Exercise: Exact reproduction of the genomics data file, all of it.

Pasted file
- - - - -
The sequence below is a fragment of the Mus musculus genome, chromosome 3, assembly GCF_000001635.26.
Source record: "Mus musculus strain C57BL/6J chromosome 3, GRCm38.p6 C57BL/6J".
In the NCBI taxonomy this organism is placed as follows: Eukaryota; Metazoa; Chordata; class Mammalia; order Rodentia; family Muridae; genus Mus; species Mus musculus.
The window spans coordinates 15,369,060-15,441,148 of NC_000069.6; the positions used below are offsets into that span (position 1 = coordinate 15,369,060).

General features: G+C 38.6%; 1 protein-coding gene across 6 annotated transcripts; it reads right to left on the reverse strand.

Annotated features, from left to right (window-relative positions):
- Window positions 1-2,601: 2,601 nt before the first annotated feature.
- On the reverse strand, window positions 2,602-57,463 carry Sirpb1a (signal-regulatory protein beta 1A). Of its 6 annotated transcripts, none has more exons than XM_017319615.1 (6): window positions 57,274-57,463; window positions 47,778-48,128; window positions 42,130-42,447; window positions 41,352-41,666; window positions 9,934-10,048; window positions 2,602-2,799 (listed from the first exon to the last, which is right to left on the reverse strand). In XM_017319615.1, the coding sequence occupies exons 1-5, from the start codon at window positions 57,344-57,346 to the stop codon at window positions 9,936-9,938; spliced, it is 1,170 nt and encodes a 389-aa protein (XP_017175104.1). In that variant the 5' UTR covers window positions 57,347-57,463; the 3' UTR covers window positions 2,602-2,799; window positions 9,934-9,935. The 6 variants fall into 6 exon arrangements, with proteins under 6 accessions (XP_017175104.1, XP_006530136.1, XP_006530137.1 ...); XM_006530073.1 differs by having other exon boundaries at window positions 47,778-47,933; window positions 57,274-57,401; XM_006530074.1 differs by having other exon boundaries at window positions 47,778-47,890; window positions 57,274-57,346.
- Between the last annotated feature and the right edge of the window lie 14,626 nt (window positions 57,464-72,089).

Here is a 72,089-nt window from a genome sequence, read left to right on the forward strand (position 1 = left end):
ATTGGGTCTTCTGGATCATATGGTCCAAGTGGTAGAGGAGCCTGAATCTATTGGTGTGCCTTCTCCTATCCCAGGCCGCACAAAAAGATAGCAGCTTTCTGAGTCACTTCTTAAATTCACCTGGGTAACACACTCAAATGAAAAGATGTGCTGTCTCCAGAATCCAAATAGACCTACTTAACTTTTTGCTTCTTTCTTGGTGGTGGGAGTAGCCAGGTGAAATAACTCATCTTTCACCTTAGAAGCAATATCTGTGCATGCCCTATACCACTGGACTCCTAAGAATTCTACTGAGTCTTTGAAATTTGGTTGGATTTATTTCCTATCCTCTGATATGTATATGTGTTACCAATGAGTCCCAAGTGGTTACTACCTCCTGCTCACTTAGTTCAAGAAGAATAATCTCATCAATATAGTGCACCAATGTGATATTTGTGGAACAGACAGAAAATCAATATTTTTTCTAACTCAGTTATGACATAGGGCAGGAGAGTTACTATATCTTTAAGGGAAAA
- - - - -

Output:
The sequence below is a fragment of the Mus musculus genome, chromosome 3, assembly GCF_000001635.26.
Source record: "Mus musculus strain C57BL/6J chromosome 3, GRCm38.p6 C57BL/6J".
In the NCBI taxonomy this organism is placed as follows: Eukaryota; Metazoa; Chordata; class Mammalia; order Rodentia; family Muridae; genus Mus; species Mus musculus.
The window spans coordinates 15,369,060-15,441,148 of NC_000069.6; the positions used below are offsets into that span (position 1 = coordinate 15,369,060).

General features: G+C 38.6%; 1 protein-coding gene across 6 annotated transcripts; it reads right to left on the reverse strand.

Annotated features, from left to right (window-relative positions):
- Window positions 1-2,601: 2,601 nt before the first annotated feature.
- On the reverse strand, window positions 2,602-57,463 carry Sirpb1a (signal-regulatory protein beta 1A). Of its 6 annotated transcripts, none has more exons than XM_017319615.1 (6): window positions 57,274-57,463; window positions 47,778-48,128; window positions 42,130-42,447; window positions 41,352-41,666; window positions 9,934-10,048; window positions 2,602-2,799 (listed from the first exon to the last, which is right to left on the reverse strand). In XM_017319615.1, the coding sequence occupies exons 1-5, from the start codon at window positions 57,344-57,346 to the stop codon at window positions 9,936-9,938; spliced, it is 1,170 nt and encodes a 389-aa protein (XP_017175104.1). In that variant the 5' UTR covers window positions 57,347-57,463; the 3' UTR covers window positions 2,602-2,799; window positions 9,934-9,935. The 6 variants fall into 6 exon arrangements, with proteins under 6 accessions (XP_017175104.1, XP_006530136.1, XP_006530137.1 ...); XM_006530073.1 differs by having other exon boundaries at window positions 47,778-47,933; window positions 57,274-57,401; XM_006530074.1 differs by having other exon boundaries at window positions 47,778-47,890; window positions 57,274-57,346.
- Between the last annotated feature and the right edge of the window lie 14,626 nt (window positions 57,464-72,089).

Here is a 72,089-nt window from a genome sequence, read left to right on the forward strand (position 1 = left end):
ATTGGGTCTTCTGGATCATATGGTCCAAGTGGTAGAGGAGCCTGAATCTATTGGTGTGCCTTCTCCTATCCCAGGCCGCACAAAAAGATAGCAGCTTTCTGAGTCACTTCTTAAATTCACCTGGGTAACACACTCAAATGAAAAGATGTGCTGTCTCCAGAATCCAAATAGACCTACTTAACTTTTTGCTTCTTTCTTGGTGGTGGGAGTAGCCAGGTGAAATAACTCATCTTTCACCTTAGAAGCAATATCTGTGCATGCCCTATACCACTGGACTCCTAAGAATTCTACTGAGTCTTTGAAATTTGGTTGGATTTATTTCCTATCCTCTGATATGTATATGTGTTACCAATGAGTCCCAAGTGGTTACTACCTCCTGCTCACTTAGTTCAAGAAGAATAATCTCATCAATATAGTGCACCAATGTGATATTTGTGGAACAGACAGAAAATCAATATTTTTTCTAACTCAGTTATGACATAGGGCAGGAGAGTTACTATATCTTTAAGGGAAAA